Cape marigold (Dimorphotheca), with a spring and summer daisy-like bloom, is an attractive plant and easy to grow. Sometimes, too easy, as it may spread and naturalize into nearby fields and meadows. Also called rain daisy or weather prophet, there are a few varieties of cape marigold but none are related to the marigold in spite of its most common moniker. Cape marigold problems aren’t common, but the minor issues below may affect them.
Problems with Cape Marigold Plants
Given the right conditions, problems with cape marigold may begin with their invasion and stopping it. Confine them to appropriate spots in the landscape where they can be easily contained. Deadhead regularly to prevent their spread.
Soil that is too rich creates Dimorphotheca problems. This flower grows well in sandy, well-draining soil and will even grow in amended clay. An attractive covering of mulch helps retain moisture. If you’re asking what’s wrong with my cape marigold, because it is overgrowing and flopping, the soil may be too rich.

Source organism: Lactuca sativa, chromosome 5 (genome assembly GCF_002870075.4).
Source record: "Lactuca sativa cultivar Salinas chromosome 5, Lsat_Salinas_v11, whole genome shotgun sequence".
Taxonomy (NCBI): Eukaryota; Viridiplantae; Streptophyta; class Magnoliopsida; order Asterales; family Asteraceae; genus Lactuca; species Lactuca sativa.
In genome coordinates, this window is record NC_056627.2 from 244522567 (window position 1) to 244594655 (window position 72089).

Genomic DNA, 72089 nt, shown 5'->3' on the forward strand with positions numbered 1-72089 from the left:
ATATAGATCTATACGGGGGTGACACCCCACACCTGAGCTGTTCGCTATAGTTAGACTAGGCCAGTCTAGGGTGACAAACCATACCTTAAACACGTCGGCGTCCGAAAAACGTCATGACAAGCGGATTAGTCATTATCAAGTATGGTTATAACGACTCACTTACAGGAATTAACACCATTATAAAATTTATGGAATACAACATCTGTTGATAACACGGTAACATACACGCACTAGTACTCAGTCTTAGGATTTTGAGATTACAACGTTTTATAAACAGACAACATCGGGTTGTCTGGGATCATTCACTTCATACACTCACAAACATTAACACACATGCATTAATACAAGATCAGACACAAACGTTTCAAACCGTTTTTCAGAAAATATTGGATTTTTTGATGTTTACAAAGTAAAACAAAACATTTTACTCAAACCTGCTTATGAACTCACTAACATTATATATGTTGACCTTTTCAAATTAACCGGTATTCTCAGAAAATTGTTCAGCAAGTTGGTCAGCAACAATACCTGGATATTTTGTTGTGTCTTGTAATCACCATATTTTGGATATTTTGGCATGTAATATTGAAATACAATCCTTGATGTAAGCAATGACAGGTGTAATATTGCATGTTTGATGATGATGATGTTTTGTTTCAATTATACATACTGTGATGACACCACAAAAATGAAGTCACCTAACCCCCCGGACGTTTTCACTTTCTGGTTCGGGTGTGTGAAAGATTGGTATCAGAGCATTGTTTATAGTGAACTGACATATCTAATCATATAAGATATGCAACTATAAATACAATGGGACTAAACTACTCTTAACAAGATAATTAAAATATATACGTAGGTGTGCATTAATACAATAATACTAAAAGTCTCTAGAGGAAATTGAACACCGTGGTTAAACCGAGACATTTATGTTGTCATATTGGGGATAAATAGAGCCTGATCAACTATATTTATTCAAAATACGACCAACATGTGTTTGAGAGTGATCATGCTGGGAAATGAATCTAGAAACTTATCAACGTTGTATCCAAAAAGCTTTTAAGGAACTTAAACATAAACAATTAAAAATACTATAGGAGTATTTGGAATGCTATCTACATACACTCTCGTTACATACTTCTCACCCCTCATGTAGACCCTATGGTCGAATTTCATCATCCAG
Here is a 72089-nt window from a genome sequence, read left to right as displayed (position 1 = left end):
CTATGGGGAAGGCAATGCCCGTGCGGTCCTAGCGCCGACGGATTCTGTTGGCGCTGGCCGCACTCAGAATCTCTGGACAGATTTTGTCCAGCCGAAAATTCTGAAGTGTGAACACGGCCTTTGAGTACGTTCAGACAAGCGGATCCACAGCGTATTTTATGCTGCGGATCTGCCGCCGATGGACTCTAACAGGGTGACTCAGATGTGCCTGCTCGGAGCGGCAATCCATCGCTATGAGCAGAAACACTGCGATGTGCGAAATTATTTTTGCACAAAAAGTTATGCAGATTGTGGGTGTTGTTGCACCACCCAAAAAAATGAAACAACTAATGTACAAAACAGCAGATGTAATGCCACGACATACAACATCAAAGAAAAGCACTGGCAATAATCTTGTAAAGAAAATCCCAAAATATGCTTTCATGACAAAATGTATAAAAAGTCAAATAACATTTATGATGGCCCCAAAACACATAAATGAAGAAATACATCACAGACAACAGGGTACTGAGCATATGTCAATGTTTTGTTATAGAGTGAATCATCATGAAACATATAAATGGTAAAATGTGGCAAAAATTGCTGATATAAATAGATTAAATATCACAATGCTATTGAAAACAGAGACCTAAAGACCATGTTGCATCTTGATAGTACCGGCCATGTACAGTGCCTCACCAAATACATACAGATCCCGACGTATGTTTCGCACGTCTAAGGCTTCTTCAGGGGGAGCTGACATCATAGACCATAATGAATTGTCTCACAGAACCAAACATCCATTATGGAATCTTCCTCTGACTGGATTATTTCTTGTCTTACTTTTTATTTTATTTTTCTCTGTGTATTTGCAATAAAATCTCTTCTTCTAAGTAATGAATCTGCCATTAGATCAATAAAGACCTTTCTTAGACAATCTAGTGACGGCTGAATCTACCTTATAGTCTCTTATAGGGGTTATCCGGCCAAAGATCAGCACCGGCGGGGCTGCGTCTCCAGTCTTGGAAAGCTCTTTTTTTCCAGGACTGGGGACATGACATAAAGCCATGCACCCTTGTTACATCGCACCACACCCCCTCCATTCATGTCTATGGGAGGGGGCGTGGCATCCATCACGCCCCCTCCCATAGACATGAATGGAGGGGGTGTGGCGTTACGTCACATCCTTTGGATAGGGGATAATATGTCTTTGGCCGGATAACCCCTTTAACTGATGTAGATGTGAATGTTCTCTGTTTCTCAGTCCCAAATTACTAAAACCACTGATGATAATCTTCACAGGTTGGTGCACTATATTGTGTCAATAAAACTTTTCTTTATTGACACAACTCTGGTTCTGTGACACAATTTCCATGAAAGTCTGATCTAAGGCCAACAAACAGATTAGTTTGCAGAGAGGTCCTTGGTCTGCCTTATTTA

Problems with cape marigolds not blooming during the hottest days of summer sometimes arise. Continue to water lightly. Blooms often return when temperatures fall back around 80 degrees F. (27 C.) or less.
Cape marigold problems may include aphids drawn by tender, young foliage. If you see a swarm in that area of your plants, blast them off with the garden hose. If plants are too tender for this treatment, spray with insecticidal soap, or neem oil. Keep an eye out for them on nearby plants, as they may swarm around those too. Release a stand of ladybugs in your flower beds to make short work of bothersome aphids.
Don’t allow crowding in your beds when growing this African daisy relative. Cape marigold issues include fungal disease, so good air circulation is vital. Water at the roots, since getting foliage wet increases chances of fungal issues. If you see powdery mildew on the leaves, treat with horticulture soap spray.